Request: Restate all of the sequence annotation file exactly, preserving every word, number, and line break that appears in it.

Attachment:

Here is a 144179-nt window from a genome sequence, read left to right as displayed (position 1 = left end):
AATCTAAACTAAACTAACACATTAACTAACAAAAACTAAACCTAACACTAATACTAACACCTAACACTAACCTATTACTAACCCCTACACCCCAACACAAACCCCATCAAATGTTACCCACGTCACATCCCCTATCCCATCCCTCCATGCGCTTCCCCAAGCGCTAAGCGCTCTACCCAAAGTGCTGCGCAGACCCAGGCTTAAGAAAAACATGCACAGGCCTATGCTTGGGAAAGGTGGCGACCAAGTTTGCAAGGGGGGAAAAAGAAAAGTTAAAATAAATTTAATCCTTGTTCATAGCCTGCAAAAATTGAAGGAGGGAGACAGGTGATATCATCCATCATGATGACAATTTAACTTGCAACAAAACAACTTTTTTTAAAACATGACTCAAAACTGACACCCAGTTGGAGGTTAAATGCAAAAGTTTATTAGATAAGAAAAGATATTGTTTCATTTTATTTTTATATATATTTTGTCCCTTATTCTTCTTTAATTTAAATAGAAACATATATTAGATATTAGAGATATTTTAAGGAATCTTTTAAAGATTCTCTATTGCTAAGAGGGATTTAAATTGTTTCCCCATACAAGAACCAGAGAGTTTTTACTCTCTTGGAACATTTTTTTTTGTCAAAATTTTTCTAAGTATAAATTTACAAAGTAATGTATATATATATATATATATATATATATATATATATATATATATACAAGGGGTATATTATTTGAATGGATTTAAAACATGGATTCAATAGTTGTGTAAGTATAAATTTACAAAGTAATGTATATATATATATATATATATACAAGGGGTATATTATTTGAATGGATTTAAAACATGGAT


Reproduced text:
Here is a 144179-nt window from a genome sequence, read left to right as displayed (position 1 = left end):
AATCTAAACTAAACTAACACATTAACTAACAAAAACTAAACCTAACACTAATACTAACACCTAACACTAACCTATTACTAACCCCTACACCCCAACACAAACCCCATCAAATGTTACCCACGTCACATCCCCTATCCCATCCCTCCATGCGCTTCCCCAAGCGCTAAGCGCTCTACCCAAAGTGCTGCGCAGACCCAGGCTTAAGAAAAACATGCACAGGCCTATGCTTGGGAAAGGTGGCGACCAAGTTTGCAAGGGGGGAAAAAGAAAAGTTAAAATAAATTTAATCCTTGTTCATAGCCTGCAAAAATTGAAGGAGGGAGACAGGTGATATCATCCATCATGATGACAATTTAACTTGCAACAAAACAACTTTTTTTAAAACATGACTCAAAACTGACACCCAGTTGGAGGTTAAATGCAAAAGTTTATTAGATAAGAAAAGATATTGTTTCATTTTATTTTTATATATATTTTGTCCCTTATTCTTCTTTAATTTAAATAGAAACATATATTAGATATTAGAGATATTTTAAGGAATCTTTTAAAGATTCTCTATTGCTAAGAGGGATTTAAATTGTTTCCCCATACAAGAACCAGAGAGTTTTTACTCTCTTGGAACATTTTTTTTTGTCAAAATTTTTCTAAGTATAAATTTACAAAGTAATGTATATATATATATATATATATATATATATATATATATATATATACAAGGGGTATATTATTTGAATGGATTTAAAACATGGATTCAATAGTTGTGTAAGTATAAATTTACAAAGTAATGTATATATATATATATATATATACAAGGGGTATATTATTTGAATGGATTTAAAACATGGAT